· Spain,Ai,Europe

The Ai in Spain

In recent years, various countries have raised the strategic development of artificial intelligence on a national scale.

So far, the United States, France, Germany, and other countries have issued national strategies in the field of artificial intelligence with the hope that this new technology will bring about a scientific and technological revolution as well as an industrial transformation.

In March of 2019, Spain's Ministry of Science, Innovation, and Universities also published the RDI Strategy in Artificial Intelligence (Spain, 2019).

This policy report claims that Spain needs to work with European countries to jointly promote the development of artificial intelligence, both socially and economically. On the other hand, the improper usage of artificial intelligence is a severe moral dilemma.

One of the government's responsibilities is to pay attention to the ethical issues of artificial intelligence applications to avoid potentially adverse consequences. The RDI strategy in AI identifies the following priorities1:

  • Developing a framework for the development of a reliable IA RDI system and the analysis of its socio-economic impact;

  • Identifying key priority areas in which research and innovation in AI should be maximized;

  • Facilitating the transfer of knowledge and its return to society;

  • Fostering the development of education and competences in the field of AI;

  • Establishing a digital data ecosystem and enhance the available digital infrastructures;

  • Analyzing and developing an ethical framework from an RDI perspective.

In just half a year, the Spanish government has mapped a total of 154 public and private institutions conducting research and working in the field of artificial intelligence (AI) in the country.

This map includes the current state of artificial intelligence development in Spain and also opens a path for European and international collaboration by identifying and visualizing Spain’s strengths in this area.

With its release, the government also completed one of the objectives set in its RDI strategy.

Since the announcement of the RDI strategy, Spain has devoted a lot of resources towards revolutionizing education.

In fact, two different schools, Colegio Europeo de Madrid and Brains International School, have already begun to use the new teaching methods. Each classroom comes with a dedicated robot that interacts with the students and answers their questions.

These programmable robots have built-in projectors and are equipped with facial and voice recognition functions. Students can thus learn about programming and the concept and applications of AI in society.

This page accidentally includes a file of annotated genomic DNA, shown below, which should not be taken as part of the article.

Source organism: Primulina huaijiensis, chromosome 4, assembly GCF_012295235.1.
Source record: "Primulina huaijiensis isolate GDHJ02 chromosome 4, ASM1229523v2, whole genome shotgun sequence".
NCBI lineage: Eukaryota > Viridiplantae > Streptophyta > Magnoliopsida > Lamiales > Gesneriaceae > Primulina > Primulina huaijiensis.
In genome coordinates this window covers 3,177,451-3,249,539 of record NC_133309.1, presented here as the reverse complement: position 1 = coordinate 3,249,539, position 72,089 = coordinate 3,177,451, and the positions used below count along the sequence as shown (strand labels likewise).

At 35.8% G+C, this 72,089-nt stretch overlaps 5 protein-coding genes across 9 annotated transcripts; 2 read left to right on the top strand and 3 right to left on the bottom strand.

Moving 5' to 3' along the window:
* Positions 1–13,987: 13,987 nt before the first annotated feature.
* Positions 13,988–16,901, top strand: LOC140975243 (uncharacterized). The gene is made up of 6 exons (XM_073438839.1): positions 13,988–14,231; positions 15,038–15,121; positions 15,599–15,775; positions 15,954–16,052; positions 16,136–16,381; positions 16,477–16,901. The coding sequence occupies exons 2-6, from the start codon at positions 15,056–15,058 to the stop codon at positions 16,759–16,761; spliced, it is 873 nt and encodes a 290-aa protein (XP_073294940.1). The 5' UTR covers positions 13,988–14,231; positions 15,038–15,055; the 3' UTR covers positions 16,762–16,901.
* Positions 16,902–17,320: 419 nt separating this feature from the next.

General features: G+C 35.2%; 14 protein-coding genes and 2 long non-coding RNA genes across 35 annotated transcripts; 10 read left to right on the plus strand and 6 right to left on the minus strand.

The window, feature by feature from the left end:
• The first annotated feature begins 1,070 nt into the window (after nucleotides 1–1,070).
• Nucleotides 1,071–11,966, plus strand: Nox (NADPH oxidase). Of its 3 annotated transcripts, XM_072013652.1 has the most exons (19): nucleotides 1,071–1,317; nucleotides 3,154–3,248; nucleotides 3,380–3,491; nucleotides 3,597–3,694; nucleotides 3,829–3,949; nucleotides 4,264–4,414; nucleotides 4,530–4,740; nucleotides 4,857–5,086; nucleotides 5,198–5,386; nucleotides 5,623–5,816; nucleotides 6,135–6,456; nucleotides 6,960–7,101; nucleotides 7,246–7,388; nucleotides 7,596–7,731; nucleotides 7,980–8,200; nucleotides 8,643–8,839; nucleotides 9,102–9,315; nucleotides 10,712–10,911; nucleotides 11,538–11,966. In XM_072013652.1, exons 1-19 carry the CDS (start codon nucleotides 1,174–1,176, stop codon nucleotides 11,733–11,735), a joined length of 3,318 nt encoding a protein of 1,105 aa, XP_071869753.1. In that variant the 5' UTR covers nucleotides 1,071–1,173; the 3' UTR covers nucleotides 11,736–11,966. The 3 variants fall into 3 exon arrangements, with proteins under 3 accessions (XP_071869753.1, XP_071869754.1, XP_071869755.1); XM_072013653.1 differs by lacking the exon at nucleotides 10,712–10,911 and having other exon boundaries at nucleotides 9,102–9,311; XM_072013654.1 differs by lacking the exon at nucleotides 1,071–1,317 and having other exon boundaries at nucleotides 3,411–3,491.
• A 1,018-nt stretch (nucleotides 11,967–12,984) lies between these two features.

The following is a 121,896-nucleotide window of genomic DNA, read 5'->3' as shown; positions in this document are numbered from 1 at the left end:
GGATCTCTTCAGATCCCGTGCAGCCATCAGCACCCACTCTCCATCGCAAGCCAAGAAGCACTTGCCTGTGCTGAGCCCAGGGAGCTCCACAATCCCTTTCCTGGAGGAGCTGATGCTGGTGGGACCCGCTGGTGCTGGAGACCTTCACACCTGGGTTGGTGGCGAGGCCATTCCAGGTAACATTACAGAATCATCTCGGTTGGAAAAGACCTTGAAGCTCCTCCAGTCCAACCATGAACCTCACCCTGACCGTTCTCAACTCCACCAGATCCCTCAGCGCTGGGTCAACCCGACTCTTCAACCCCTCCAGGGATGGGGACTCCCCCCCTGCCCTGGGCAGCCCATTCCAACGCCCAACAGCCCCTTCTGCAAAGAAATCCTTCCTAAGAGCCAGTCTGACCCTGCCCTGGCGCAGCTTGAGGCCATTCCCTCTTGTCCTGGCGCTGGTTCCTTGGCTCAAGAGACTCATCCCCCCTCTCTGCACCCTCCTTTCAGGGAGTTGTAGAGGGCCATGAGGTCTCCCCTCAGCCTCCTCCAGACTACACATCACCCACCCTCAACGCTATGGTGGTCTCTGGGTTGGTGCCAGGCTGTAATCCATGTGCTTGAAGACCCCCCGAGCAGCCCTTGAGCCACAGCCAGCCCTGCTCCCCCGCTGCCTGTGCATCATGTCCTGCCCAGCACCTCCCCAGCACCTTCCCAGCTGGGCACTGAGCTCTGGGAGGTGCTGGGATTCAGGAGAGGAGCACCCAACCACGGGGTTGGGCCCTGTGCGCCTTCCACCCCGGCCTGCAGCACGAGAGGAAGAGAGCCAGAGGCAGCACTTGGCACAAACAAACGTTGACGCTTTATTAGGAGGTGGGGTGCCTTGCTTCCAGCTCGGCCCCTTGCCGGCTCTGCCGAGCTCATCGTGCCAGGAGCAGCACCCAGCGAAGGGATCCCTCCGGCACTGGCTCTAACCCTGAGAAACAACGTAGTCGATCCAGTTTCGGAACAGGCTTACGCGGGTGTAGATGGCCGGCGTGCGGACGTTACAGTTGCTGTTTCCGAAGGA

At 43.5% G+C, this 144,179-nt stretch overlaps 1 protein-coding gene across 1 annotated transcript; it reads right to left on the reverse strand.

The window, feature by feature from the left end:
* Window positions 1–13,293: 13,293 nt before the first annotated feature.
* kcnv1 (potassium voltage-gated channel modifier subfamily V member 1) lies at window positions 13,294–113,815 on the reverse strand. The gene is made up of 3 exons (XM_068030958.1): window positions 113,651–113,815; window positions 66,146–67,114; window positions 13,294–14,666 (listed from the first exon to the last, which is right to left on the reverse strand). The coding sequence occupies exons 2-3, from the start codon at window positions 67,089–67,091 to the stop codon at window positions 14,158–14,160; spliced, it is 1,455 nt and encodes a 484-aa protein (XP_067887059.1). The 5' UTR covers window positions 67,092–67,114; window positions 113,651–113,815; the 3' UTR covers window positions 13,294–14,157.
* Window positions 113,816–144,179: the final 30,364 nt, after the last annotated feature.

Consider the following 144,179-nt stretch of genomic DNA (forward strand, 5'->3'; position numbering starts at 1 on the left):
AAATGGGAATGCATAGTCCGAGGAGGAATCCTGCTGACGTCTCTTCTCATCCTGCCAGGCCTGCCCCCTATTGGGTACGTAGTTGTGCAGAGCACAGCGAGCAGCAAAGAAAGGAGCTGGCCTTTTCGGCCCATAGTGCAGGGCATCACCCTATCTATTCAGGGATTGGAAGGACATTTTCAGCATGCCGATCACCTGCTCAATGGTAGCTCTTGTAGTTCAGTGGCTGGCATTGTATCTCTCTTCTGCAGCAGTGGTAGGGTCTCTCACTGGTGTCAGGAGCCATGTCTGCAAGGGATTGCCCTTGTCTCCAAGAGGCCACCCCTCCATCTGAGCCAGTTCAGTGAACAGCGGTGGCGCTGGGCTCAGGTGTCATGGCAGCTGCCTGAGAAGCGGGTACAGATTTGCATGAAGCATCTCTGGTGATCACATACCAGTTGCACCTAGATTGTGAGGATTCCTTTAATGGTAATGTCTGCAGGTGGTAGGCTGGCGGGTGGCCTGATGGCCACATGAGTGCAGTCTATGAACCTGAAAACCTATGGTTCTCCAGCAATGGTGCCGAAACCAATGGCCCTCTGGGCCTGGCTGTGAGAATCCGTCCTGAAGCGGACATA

In the era of Education 3.0, the development of scientific and technological innovation can drive educational growth and cultivate high-quality, comprehensively developed new talents.

The AI revolution extends beyond the public sector, however, as most companies in Spain are already exploring AI capabilities to improve their businesses on different scales.

The creation of startups entirely based on AI-related technologies is no exception.

Sherpa.AI, a company founded in 2012 and established in Erandio, is developing an AI-based personal assistant for smartphones that provides predictive recommendations.

During 2019, Sherpa acquired $8.5 million in a funding round whose investments were intended to address certain improvements on its internal natural language processing and predictive AI systems.

In contrast to Amazon’s Alexa or Google Assistant, Sherpa’s technology is focusing more in the Spanish speaking markets since it is specialized in nine different dialects, including some south-American ones.

Sherpa’s growth is very much aligned with the trend of most European startups, which differs from the US startup environment due to differences such as revenue preceding growth and traction and the additional need to adapt to the diversity of the European market.

Through schooling, strategy, markets and more, Spain has started to explore the world of AI.

Written by Qian Pan & Edited by Gihyen Eom, Jason Kauppila & Jack Argiro

Sources:

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